A judge says he’s astounded and disturbed by a Corrections Victoria report finding Porsche driver Richard Pusey is too high profile and unpopular to serve his sentence in the community.
Pusey was assessed for a community correction order ahead of his sentence on charges including outraging public decency following Melbourne’s Eastern Freeway crash that killed four police officers.
County Court Judge Trevor Wraight said on Tuesday he was “just astounded by the attitude of Corrections” and labelled the report finding Pusey unsuitable as “quite disturbing”.
“It’s really an attitude that because of the media attention that he’s received that somehow he’s going to be a problem for them,” the judge said.
He added the report seemed to be “motivated by not wanting to deal with this man because he’s unpopular”.
“The attitude of corrections is [he’s] beyond rehabilitation,” Judge Wraight said, noting it was still within his power to place Pusey on such an order regardless.
“You would hope that they are not treating him any differently to any other offender, but it seems they are.”
Corrections Victoria’s Jennifer Grass confirmed to the court that Pusey was considered unsuitable for a community order “for a number of reasons”.
The 42-year-old was pulled over for speeding at 149km/h in his Porsche along the Eastern Freeway on April 22, 2020.
A truck driven by Mohinder Singh, who was sleep-deprived and on drugs, ploughed into the emergency lane.
Earlier in April, Singh was jailed for a maximum of 22 years for causing the deaths of Senior Constables Lynette Taylor and Kevin King, and Constables Glen Humphris and Josh Prestney.
Pusey, who avoided injury because he was urinating off the side of the freeway, did not help the dead and dying officers.
Instead, he made two videos and zoomed in on the officers’ faces and injuries.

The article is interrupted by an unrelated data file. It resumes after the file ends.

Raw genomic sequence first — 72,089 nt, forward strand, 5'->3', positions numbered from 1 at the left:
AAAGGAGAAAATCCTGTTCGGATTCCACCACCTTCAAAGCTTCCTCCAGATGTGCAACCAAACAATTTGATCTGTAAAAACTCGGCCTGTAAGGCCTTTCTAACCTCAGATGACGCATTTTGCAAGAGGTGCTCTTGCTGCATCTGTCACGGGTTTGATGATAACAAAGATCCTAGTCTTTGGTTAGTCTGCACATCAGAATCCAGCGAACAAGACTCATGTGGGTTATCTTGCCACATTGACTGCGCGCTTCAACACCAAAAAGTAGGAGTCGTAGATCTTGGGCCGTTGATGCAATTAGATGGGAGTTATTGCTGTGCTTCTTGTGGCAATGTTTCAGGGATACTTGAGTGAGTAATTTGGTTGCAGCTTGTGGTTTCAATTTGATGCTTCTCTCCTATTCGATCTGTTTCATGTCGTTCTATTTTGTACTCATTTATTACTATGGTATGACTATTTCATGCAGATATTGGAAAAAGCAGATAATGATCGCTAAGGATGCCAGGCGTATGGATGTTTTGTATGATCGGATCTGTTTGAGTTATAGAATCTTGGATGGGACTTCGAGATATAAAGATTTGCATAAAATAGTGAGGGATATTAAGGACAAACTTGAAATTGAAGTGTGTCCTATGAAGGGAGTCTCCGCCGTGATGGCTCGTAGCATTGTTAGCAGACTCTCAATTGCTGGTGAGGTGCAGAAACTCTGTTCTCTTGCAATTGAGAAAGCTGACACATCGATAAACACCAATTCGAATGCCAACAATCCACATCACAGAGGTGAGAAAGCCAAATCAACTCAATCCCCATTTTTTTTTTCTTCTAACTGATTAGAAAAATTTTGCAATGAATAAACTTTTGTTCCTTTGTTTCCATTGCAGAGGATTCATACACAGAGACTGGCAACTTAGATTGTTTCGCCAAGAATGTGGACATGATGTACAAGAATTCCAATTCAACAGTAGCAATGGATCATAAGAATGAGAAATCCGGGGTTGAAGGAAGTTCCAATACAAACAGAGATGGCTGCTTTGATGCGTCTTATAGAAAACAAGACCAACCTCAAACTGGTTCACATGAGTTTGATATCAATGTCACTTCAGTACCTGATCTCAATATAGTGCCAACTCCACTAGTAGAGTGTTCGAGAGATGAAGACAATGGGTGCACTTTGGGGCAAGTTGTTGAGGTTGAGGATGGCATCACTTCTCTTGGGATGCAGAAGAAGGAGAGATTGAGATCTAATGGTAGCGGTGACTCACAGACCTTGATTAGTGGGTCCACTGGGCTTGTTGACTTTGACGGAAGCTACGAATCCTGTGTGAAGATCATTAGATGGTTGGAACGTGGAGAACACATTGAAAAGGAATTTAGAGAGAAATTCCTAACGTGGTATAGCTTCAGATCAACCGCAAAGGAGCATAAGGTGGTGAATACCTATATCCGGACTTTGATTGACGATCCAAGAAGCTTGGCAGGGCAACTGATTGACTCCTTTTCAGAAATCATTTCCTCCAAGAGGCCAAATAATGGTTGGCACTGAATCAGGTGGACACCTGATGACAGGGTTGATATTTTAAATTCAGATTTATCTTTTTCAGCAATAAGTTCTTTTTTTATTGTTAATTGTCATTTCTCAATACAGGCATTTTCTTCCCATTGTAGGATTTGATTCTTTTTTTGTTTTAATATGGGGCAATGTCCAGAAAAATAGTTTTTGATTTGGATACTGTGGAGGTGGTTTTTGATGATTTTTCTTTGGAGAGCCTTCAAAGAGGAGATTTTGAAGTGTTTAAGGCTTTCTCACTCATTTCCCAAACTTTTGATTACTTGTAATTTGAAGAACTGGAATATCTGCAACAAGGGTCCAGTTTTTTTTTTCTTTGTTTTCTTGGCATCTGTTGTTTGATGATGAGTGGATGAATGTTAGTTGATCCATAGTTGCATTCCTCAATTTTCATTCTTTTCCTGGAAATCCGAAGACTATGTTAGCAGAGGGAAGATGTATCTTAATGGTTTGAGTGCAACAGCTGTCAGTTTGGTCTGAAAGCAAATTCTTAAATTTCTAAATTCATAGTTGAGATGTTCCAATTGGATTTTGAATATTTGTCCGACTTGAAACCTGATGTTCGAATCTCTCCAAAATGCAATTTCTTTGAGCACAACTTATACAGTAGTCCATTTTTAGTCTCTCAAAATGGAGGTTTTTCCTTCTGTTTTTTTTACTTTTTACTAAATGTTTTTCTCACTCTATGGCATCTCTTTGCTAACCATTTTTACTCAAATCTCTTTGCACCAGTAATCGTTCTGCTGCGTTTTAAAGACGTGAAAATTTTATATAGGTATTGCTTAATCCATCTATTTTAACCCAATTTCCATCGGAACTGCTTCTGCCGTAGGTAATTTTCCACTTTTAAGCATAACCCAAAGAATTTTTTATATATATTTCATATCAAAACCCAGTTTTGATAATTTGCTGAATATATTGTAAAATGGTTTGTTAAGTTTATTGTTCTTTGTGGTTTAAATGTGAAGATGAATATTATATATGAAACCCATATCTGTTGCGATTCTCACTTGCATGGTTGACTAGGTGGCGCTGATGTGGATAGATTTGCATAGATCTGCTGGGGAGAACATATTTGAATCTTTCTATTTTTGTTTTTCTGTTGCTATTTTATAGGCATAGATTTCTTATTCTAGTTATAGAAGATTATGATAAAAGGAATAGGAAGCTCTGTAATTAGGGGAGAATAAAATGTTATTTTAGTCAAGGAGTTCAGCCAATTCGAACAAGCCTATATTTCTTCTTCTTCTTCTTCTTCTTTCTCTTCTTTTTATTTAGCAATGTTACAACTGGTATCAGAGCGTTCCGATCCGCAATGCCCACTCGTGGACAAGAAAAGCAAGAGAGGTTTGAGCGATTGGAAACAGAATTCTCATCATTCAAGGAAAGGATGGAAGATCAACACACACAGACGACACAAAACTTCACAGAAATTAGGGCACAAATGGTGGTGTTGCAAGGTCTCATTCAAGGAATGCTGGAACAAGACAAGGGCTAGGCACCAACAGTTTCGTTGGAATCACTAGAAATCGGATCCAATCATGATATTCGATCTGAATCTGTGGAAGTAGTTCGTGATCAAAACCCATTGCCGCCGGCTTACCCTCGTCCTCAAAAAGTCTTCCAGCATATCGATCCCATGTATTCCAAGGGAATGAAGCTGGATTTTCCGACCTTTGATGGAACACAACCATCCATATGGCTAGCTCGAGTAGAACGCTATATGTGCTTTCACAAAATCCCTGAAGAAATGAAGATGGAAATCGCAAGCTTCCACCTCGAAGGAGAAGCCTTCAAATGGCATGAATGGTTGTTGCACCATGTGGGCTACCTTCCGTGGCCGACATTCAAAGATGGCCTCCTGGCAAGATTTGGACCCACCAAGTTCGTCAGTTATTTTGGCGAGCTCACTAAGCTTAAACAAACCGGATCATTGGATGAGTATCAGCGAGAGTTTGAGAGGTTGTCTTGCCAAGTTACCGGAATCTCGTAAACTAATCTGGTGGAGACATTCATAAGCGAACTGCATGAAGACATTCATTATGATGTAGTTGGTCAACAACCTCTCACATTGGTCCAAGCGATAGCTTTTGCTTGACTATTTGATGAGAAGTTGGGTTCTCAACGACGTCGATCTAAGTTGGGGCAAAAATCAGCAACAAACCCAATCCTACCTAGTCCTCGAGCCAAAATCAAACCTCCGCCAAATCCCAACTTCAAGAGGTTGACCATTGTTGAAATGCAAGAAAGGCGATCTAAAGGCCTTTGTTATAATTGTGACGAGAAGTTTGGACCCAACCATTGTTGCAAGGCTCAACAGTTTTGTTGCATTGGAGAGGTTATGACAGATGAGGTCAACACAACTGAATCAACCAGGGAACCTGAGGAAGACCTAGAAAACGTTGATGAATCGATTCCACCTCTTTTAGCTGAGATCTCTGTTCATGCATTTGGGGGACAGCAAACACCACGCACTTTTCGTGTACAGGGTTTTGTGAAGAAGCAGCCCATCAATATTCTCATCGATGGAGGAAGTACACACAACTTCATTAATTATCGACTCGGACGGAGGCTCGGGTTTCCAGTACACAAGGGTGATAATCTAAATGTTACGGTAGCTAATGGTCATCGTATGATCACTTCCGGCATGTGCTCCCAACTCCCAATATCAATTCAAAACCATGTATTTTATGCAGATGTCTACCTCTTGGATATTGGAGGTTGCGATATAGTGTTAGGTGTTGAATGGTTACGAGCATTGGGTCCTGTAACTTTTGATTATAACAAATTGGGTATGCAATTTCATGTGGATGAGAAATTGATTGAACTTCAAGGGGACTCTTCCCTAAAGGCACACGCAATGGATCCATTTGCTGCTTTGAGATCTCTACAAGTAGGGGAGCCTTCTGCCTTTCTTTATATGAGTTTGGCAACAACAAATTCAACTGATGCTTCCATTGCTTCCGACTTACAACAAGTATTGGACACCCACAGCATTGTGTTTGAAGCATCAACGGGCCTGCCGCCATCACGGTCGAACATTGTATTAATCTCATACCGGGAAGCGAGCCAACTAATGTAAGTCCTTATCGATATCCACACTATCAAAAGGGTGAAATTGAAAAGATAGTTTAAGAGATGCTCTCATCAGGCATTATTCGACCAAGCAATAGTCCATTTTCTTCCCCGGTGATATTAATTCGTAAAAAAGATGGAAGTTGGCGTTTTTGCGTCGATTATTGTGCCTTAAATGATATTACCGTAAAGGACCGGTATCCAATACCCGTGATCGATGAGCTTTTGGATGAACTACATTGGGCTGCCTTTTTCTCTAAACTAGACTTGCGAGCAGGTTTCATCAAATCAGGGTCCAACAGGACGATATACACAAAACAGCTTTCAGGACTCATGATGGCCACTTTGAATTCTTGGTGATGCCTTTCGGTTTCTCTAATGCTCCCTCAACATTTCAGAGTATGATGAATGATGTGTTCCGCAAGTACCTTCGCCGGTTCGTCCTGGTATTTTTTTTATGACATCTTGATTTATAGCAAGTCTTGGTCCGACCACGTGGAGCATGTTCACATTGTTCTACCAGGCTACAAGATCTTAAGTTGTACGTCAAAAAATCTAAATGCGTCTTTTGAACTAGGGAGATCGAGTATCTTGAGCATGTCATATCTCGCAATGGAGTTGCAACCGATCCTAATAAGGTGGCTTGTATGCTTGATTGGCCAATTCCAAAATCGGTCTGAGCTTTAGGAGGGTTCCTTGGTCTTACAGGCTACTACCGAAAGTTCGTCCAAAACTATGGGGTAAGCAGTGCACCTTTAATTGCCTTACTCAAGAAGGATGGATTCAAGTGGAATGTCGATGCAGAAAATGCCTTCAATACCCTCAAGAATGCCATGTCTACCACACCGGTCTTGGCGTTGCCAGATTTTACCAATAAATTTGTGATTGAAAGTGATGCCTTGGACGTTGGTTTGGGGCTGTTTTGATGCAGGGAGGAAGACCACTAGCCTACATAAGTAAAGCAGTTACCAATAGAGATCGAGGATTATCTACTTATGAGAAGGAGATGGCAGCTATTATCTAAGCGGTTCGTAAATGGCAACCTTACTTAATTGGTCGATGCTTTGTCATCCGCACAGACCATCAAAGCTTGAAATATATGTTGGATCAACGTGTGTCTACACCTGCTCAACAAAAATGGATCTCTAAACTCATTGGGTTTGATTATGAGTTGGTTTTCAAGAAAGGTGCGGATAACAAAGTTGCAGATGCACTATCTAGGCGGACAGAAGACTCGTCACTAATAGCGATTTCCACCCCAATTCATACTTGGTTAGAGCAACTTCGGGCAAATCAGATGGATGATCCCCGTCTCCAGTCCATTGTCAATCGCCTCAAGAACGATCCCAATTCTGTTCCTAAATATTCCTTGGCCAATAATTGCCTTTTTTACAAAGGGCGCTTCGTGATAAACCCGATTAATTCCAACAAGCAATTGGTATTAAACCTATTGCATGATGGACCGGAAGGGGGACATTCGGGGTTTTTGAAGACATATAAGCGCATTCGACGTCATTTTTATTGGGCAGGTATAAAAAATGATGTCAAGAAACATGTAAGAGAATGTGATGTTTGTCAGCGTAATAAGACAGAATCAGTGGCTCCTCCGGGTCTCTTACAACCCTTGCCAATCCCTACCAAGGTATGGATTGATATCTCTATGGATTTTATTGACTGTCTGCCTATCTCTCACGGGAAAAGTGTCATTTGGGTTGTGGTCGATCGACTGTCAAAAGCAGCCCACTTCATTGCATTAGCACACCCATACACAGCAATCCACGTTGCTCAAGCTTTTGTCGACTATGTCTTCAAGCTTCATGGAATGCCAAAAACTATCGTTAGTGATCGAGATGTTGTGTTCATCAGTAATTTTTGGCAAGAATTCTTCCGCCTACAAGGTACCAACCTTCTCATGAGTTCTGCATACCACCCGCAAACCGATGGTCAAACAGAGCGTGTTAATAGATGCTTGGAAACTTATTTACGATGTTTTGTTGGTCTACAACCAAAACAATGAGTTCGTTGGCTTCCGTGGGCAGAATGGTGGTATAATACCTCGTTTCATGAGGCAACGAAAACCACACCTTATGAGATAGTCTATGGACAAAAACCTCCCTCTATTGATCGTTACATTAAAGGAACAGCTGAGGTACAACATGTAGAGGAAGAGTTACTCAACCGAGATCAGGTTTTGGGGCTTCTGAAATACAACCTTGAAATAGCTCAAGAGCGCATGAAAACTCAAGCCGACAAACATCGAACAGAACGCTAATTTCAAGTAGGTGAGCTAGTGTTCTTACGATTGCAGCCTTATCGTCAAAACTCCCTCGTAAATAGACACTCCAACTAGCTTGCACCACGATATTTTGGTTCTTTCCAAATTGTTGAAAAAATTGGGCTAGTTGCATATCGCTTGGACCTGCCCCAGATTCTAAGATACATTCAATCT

“Oh he’s smashed. Look at that. Look at that. Lucky I went and had a piss,” Pusey said to himself while zooming in on Constable Humphris wedged between the truck and Porsche.
Pusey also walked towards the truck and said: “You c—s, I guess I’ll be getting a f—ing Uber home, huh”.
Zooming in on a damaged unmarked police car, Pusey said “that is f—ing justice, absolutely amazing”.
It’s accepted Pusey, who has a severe personality disorder, was not taunting the officers and made the comments to himself.
He pleaded guilty to outraging public decency, speeding and another charge of reckless conduct endangering serious injury by speeding.
He also admitted possessing MDMA, which he returned a positive test for, alongside cannabis, when police pulled him over.
Judge Wraight said his earlier comments that Pusey was “probably the most hated man in Australia” were taken out of context.
The judge said he was referring to the effects of Pusey’s treatment by the media.
Pusey’s barrister, Dermot Dann QC, said the ongoing coverage of the case had been unusually intense, disproportionate and amounted to a hefty punishment in itself.
Mr Dann asked for Pusey, who has already spent nearly 300 days in custody, to be placed on an adjourned undertaking.
He is expected to be sentenced on Wednesday.